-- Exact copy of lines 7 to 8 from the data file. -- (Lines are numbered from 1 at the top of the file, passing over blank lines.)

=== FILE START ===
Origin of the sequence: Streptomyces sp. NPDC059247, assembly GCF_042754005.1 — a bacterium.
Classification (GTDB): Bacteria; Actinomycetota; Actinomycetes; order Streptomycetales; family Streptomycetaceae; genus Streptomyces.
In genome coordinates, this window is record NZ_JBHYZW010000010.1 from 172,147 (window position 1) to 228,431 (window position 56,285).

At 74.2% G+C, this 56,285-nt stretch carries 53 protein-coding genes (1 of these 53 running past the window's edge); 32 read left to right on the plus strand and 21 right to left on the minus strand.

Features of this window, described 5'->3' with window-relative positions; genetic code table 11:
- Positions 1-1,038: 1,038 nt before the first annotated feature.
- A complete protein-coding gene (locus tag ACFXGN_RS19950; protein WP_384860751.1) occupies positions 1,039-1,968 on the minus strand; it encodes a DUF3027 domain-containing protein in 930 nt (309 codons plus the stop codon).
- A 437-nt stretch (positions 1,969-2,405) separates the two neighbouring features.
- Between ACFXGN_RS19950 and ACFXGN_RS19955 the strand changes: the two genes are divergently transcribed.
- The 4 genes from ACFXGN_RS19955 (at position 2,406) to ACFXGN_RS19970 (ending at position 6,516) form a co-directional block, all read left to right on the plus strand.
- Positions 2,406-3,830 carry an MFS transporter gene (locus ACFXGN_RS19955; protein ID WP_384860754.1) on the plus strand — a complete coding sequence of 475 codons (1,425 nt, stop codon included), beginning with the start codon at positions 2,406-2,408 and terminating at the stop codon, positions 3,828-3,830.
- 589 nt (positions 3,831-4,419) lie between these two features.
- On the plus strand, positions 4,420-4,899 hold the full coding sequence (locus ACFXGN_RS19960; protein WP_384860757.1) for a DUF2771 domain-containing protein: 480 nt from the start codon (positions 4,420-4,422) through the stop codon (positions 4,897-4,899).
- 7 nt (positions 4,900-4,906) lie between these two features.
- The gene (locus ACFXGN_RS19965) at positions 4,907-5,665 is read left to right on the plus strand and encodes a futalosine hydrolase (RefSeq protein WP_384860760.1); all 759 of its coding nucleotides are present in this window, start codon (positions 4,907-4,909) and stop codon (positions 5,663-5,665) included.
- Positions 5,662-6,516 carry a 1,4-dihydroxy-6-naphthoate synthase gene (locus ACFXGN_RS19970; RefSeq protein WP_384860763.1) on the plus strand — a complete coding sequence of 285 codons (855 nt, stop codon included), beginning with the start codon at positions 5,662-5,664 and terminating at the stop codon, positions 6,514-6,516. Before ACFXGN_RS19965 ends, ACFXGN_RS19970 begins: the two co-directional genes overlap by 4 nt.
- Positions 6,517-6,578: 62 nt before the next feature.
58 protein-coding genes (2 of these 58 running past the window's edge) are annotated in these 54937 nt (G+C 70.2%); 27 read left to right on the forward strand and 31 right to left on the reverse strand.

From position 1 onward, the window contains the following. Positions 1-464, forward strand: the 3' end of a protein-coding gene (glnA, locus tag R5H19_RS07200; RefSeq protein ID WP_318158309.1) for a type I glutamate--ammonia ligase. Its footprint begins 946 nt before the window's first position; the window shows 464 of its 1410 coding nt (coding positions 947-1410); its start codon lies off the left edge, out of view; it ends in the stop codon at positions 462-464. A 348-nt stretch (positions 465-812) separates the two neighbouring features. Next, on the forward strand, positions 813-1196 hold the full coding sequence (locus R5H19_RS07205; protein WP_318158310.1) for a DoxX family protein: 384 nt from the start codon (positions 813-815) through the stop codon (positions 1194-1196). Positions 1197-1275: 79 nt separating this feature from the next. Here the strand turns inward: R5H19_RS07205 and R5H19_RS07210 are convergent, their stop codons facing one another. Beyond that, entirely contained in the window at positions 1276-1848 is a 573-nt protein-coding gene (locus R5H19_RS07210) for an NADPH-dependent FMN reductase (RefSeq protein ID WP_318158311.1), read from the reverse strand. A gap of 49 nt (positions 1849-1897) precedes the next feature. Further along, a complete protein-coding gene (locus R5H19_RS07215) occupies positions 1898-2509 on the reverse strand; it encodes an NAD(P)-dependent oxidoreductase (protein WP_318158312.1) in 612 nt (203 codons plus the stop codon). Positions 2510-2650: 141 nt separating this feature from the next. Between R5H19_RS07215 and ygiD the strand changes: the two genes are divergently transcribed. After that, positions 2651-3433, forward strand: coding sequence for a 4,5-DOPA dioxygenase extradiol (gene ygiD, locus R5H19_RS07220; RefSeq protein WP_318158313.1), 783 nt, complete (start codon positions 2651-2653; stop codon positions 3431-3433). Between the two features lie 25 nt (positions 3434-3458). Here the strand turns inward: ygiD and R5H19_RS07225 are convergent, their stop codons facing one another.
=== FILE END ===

- A complete protein-coding gene (locus tag ACFXGN_RS19950; protein WP_384860751.1) occupies positions 1,039-1,968 on the minus strand; it encodes a DUF3027 domain-containing protein in 930 nt (309 codons plus the stop codon).
- A 437-nt stretch (positions 1,969-2,405) separates the two neighbouring features.